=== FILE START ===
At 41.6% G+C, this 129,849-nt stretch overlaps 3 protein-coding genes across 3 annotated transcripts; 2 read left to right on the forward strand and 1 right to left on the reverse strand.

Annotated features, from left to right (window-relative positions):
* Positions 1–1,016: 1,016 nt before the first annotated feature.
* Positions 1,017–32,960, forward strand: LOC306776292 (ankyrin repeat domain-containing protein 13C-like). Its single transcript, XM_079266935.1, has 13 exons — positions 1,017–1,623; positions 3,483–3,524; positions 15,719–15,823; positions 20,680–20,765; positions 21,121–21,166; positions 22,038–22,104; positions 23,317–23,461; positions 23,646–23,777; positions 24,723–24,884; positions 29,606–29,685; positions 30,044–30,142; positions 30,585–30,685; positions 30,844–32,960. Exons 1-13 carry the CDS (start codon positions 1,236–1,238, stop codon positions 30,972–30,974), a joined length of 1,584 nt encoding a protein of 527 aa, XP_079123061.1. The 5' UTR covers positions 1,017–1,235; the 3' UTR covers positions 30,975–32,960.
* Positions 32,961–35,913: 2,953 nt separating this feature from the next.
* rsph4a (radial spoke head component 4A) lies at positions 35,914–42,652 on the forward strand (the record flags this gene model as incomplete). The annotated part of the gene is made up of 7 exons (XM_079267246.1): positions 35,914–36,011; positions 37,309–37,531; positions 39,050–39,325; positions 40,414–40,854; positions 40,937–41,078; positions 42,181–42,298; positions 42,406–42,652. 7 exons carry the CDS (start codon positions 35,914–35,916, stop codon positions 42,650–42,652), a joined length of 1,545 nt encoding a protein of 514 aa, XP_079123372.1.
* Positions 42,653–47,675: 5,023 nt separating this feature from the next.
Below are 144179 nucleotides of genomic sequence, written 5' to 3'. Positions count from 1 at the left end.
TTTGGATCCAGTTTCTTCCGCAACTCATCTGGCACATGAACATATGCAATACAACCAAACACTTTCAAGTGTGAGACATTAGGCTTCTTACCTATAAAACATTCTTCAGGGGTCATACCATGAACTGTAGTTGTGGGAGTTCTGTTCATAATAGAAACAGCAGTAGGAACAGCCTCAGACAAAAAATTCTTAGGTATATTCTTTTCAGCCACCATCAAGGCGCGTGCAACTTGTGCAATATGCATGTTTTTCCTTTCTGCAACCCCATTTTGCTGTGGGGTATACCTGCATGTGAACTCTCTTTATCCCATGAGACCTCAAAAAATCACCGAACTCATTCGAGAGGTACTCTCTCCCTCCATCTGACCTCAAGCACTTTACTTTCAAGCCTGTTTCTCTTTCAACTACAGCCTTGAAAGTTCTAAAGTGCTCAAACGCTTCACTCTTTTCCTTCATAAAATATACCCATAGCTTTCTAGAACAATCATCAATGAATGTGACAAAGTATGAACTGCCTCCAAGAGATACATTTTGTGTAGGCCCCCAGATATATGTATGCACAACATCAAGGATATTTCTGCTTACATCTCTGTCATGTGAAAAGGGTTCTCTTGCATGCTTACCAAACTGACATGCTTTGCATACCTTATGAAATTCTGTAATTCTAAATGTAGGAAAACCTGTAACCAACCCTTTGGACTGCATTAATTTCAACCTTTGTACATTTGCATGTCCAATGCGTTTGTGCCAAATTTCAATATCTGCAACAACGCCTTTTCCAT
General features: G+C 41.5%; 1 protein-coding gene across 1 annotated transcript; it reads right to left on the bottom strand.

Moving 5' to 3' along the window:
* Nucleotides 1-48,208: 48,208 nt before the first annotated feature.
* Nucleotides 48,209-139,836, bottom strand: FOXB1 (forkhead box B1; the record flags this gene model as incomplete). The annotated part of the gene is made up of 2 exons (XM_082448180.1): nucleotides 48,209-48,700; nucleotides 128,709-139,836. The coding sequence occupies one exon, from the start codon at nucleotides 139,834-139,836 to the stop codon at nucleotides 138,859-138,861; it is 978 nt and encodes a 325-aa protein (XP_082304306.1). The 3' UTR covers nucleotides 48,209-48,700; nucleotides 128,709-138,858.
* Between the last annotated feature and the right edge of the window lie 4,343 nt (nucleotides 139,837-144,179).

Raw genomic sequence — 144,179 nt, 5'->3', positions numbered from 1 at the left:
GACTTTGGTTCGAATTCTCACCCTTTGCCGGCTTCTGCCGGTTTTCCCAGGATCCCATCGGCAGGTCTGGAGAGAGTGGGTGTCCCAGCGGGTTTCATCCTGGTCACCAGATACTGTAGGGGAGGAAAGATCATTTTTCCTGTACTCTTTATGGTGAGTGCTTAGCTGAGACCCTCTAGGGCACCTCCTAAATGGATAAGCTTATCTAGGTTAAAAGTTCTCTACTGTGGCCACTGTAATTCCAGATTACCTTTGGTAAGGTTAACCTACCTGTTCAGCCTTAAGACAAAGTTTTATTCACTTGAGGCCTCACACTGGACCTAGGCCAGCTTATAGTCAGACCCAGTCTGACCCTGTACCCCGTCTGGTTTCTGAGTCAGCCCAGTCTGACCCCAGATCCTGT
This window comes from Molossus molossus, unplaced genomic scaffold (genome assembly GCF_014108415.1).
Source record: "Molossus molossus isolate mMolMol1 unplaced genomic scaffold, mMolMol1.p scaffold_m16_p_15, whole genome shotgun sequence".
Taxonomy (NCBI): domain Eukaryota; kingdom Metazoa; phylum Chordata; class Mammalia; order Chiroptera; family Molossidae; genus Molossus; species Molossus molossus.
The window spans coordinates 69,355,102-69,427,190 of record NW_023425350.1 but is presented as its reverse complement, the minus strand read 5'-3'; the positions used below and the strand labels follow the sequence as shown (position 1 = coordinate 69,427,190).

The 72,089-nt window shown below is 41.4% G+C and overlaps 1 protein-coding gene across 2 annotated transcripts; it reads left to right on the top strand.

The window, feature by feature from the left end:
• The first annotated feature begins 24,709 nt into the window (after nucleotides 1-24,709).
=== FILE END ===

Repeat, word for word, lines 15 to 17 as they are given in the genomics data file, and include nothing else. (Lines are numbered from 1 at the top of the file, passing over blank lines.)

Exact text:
Raw genomic sequence — 144,179 nt, 5'->3', positions numbered from 1 at the left:
GACTTTGGTTCGAATTCTCACCCTTTGCCGGCTTCTGCCGGTTTTCCCAGGATCCCATCGGCAGGTCTGGAGAGAGTGGGTGTCCCAGCGGGTTTCATCCTGGTCACCAGATACTGTAGGGGAGGAAAGATCATTTTTCCTGTACTCTTTATGGTGAGTGCTTAGCTGAGACCCTCTAGGGCACCTCCTAAATGGATAAGCTTATCTAGGTTAAAAGTTCTCTACTGTGGCCACTGTAATTCCAGATTACCTTTGGTAAGGTTAACCTACCTGTTCAGCCTTAAGACAAAGTTTTATTCACTTGAGGCCTCACACTGGACCTAGGCCAGCTTATAGTCAGACCCAGTCTGACCCTGTACCCCGTCTGGTTTCTGAGTCAGCCCAGTCTGACCCCAGATCCTGT
This window comes from Molossus molossus, unplaced genomic scaffold (genome assembly GCF_014108415.1).